This is a question I'm often asked when I exhibit my work. The short answer is "Well, why not?" which is perhaps a bit unsatisfying. The real reason is that my Nn3 interests just snowballed. While I was in Germany in 1990 attending the wedding of a good friend, I made a visit to a model shop, where they had the little BR89 0-6-0 on sale for 78DM, which was the equivalent of about £27-28 at the time. So I bought one to see what its potential was, either as a chassis donor for a small 2mm scale standard gauge steam loco or for a narrow gauge loco. On examination, I found that it was not possible to extend the axles to widen the gauge, due to a cunning scheme of compensation involving an internally splined sleeve gear and externally splined axle, so I decided to let well alone and "stored" the loco.
Running parallel with this was an insidious American influence in the shape of Tom Knapp, whose regular visits to the UK for the International Model Railway Exhibition usually brought some exquisite miniature example of US narrow gauge practice. In fact, on my initial meeting with Tom, when we were both working on the demonstration Machine Shop stand, I managed to snap his Shay chassis block in half. He'd spent ages milling down a Marklin chassis within an inch (more probably a thou!) of it's life and I stupidly caught it on my jumper. With superb grace, he admitted that he probably should remake it in brass anyway. I should also mention Dr. Peter Clark, who ran the Machine Shop demo and allowed me free run of his home workshop on many occasions. It was his part completed layout where I first boggled at Nn3, sometime in March 1983. Both Peter and Tom have been good friends ever since. You can see some of their models in the Gallery section
After a while, I got interested in the idea of a 2mm scale narrow gauge feeder to my forthcoming planned standard gauge layout, so I dug out the loco and started to experiment. The idea of a feeder never materialised, but thoughts of a separate small narrow gauge project began to gel. After all, this could be a quickie project, using mostly Marklin running gear. Track would be hand laid, but I'd built enough standard gauge for a bit of narrow gauge track to be a breeze. On holiday in Devon, I visited Peco at Pecorama in Seaton and obtained both of the cast white-metal loco kits they make, although I only had one chassis at the time. I also got hold of some of the two types of narrow gauge wagon they had made but never sold, due to a lack of wheels. However I found that by using 2mm Scale Association axle bearings, I could fit Marklin wheelsets obtained as spare parts. So, in due course, I had a loco, a few wagons and a single 18" length of dual 9.42mm and 6.35mm gauge track.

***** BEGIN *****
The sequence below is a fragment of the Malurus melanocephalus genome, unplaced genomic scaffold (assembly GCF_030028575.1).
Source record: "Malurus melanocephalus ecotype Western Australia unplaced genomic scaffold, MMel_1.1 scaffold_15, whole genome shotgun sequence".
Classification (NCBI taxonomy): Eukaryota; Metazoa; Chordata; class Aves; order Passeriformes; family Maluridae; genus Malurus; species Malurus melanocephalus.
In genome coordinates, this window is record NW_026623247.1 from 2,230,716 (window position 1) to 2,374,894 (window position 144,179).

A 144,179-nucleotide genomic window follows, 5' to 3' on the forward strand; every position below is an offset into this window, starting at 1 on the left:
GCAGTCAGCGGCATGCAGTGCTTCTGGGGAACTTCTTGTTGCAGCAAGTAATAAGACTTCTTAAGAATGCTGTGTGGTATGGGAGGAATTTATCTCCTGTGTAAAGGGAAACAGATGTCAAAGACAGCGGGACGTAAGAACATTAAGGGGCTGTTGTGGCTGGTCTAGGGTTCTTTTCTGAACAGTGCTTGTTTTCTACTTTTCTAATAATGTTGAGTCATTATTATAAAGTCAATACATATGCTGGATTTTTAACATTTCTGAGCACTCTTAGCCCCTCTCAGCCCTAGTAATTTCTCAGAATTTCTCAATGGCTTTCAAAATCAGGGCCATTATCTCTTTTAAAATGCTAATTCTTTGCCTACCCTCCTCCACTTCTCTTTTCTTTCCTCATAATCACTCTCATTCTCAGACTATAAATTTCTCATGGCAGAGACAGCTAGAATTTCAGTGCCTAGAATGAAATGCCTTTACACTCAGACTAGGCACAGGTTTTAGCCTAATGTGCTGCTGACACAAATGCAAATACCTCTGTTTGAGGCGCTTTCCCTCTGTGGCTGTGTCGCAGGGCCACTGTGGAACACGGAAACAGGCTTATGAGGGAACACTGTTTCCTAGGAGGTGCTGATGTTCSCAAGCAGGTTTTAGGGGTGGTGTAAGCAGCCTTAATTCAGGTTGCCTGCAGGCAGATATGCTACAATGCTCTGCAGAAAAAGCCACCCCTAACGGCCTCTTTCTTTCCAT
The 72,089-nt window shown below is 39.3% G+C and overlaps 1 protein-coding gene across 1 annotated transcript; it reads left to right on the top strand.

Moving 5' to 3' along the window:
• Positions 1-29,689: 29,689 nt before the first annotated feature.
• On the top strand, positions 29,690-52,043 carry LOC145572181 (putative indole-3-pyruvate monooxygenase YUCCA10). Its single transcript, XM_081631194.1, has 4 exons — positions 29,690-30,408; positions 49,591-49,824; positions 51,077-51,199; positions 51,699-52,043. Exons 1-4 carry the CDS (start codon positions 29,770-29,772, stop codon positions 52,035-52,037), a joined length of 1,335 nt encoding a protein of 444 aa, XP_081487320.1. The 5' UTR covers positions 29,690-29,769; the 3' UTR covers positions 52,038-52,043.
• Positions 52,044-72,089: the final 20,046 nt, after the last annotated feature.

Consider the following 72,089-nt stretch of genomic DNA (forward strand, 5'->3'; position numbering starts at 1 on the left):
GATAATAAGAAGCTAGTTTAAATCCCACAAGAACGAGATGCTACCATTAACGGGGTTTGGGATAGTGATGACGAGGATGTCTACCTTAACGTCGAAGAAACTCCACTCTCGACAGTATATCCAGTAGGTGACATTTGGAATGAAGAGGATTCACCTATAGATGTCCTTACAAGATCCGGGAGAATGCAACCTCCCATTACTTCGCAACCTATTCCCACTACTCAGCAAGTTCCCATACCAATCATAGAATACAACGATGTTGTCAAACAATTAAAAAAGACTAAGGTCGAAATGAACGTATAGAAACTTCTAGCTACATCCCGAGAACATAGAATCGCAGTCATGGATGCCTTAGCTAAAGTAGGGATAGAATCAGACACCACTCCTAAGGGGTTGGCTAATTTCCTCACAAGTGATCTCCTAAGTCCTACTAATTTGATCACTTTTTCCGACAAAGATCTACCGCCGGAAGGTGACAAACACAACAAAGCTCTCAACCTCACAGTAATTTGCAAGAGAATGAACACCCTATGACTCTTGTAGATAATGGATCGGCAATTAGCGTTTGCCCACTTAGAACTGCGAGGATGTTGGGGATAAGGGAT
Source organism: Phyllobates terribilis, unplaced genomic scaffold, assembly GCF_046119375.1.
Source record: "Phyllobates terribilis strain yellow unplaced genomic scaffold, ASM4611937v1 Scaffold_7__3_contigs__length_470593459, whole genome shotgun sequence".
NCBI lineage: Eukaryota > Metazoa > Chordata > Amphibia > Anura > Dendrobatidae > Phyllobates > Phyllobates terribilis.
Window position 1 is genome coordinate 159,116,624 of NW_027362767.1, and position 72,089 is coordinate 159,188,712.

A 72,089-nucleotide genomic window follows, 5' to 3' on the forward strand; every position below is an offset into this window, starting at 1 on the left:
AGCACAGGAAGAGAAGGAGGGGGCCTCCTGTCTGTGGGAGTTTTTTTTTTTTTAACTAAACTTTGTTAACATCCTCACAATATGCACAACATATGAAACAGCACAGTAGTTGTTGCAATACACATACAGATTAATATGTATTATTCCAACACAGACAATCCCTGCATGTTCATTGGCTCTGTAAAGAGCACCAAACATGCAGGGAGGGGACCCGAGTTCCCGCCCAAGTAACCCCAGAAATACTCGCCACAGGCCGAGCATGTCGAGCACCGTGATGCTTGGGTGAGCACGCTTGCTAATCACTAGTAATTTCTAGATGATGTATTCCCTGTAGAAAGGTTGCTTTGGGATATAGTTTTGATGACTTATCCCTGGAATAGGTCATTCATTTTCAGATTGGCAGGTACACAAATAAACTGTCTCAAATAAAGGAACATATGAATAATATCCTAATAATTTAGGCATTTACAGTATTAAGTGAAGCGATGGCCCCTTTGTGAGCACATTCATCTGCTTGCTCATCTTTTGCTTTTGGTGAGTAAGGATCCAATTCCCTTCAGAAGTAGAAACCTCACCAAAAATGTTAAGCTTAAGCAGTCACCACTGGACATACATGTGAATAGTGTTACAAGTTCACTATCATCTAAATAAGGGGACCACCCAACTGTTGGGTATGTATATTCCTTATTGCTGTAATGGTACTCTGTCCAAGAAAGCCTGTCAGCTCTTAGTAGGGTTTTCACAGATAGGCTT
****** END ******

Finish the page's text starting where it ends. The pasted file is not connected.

The English narrow gauge scene is rather different countries like the US, Australia, South Africa etc. Even on mainland Europe, NG lines had a sizeable mileage. Most English NG lines were feeders to the standard gauge network and only ran for a few miles, or they served industrial concerns. This meant that locos are generally small - until recently, narrow gauge super power in the UK meant a Double Fairlie on the Ffestiniog. The means that I have to stick with the Marklin 0-6-0 steam or diesel locos for chassis donors or else build my own, something I've not yet attempted in narrow gauge, although I have done so in standard gauge. To find more chassis at affordable prices, I started hunting around at swap meets and sometimes came up lucky. My best find was purchasing a complete Marklin Z gauge starter set for £15. So here I am now, a few years further on, with 3, potentially 4 locos, a railcar, a coach, quite a few more wagons and a small trial layout.
Has it been difficult? Well, no, not really. Building track seems to be an obstacle for many people, but I firmly believe that the difficulties are more imagined that real. Yes, you need to learn to solder neatly, but it's really not hard and it's a skill well worth acquiring, whatever scale you model in.
Has it been fun? Very definitely yes, as I've attended some specifically narrow gauge exhibitions and found the standard of modelling to be extremely high and pretty inspiring. Within the 2mm Scale Association, there is a special interest group for narrow gauge and we are now up to 40 plus participants, so there must be something in this narrow gauge stuff. We could be opening up the group to membership outside the Association, but quite frankly, 2mm Scale Association membership has many benefits, not least of which is access to our specially commissioned components for the scratch-builder. I should here own up to a vested interest as I am Publications Officer for the Association. Aiding and abetting my narrow gauge interests is my good friend Phil Copleston, who is building his own US Nn3 version of "the pizza".
I hope you'll find or have found something of interest in this web site. If you want to contact me about anything you've seen then check out the "About this site" page where you'll find my contact details.